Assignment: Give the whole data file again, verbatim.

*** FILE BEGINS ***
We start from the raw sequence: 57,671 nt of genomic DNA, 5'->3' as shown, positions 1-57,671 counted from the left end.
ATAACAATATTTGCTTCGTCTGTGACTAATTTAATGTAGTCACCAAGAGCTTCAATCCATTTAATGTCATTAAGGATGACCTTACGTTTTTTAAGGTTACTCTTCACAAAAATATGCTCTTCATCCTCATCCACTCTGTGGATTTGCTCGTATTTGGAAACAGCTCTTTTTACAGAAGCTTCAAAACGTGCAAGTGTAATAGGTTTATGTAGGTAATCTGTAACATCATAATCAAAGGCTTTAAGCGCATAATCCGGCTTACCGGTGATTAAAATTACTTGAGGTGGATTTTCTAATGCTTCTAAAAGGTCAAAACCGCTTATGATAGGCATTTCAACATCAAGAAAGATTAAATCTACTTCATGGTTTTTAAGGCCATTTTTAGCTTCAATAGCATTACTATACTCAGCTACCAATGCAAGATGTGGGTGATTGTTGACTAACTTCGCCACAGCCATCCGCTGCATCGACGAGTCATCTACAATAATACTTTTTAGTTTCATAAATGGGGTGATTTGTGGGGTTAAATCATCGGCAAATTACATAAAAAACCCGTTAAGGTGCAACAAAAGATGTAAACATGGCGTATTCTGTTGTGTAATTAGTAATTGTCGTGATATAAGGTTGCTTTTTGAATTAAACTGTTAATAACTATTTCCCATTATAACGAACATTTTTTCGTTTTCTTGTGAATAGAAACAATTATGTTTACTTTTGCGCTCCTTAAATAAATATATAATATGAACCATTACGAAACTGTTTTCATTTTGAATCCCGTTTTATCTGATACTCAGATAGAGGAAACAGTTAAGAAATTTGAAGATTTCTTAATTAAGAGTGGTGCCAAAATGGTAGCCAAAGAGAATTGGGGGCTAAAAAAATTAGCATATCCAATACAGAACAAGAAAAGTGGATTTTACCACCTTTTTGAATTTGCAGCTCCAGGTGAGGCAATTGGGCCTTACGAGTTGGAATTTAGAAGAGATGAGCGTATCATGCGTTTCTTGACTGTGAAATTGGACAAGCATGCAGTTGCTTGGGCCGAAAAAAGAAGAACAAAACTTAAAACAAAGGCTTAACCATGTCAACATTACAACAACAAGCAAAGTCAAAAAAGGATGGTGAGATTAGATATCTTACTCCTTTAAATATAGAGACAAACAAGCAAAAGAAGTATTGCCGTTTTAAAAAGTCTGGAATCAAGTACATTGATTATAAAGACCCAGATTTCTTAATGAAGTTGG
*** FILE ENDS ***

We start from the raw sequence: 57,671 nt of genomic DNA, 5'->3' as shown, positions 1-57,671 counted from the left end.
ATAACAATATTTGCTTCGTCTGTGACTAATTTAATGTAGTCACCAAGAGCTTCAATCCATTTAATGTCATTAAGGATGACCTTACGTTTTTTAAGGTTACTCTTCACAAAAATATGCTCTTCATCCTCATCCACTCTGTGGATTTGCTCGTATTTGGAAACAGCTCTTTTTACAGAAGCTTCAAAACGTGCAAGTGTAATAGGTTTATGTAGGTAATCTGTAACATCATAATCAAAGGCTTTAAGCGCATAATCCGGCTTACCGGTGATTAAAATTACTTGAGGTGGATTTTCTAATGCTTCTAAAAGGTCAAAACCGCTTATGATAGGCATTTCAACATCAAGAAAGATTAAATCTACTTCATGGTTTTTAAGGCCATTTTTAGCTTCAATAGCATTACTATACTCAGCTACCAATGCAAGATGTGGGTGATTGTTGACTAACTTCGCCACAGCCATCCGCTGCATCGACGAGTCATCTACAATAATACTTTTTAGTTTCATAAATGGGGTGATTTGTGGGGTTAAATCATCGGCAAATTACATAAAAAACCCGTTAAGGTGCAACAAAAGATGTAAACATGGCGTATTCTGTTGTGTAATTAGTAATTGTCGTGATATAAGGTTGCTTTTTGAATTAAACTGTTAATAACTATTTCCCATTATAACGAACATTTTTTCGTTTTCTTGTGAATAGAAACAATTATGTTTACTTTTGCGCTCCTTAAATAAATATATAATATGAACCATTACGAAACTGTTTTCATTTTGAATCCCGTTTTATCTGATACTCAGATAGAGGAAACAGTTAAGAAATTTGAAGATTTCTTAATTAAGAGTGGTGCCAAAATGGTAGCCAAAGAGAATTGGGGGCTAAAAAAATTAGCATATCCAATACAGAACAAGAAAAGTGGATTTTACCACCTTTTTGAATTTGCAGCTCCAGGTGAGGCAATTGGGCCTTACGAGTTGGAATTTAGAAGAGATGAGCGTATCATGCGTTTCTTGACTGTGAAATTGGACAAGCATGCAGTTGCTTGGGCCGAAAAAAGAAGAACAAAACTTAAAACAAAGGCTTAACCATGTCAACATTACAACAACAAGCAAAGTCAAAAAAGGATGGTGAGATTAGATATCTTACTCCTTTAAATATAGAGACAAACAAGCAAAAGAAGTATTGCCGTTTTAAAAAGTCTGGAATCAAGTACATTGATTATAAAGACCCAGATTTCTTAATGAAGTTGG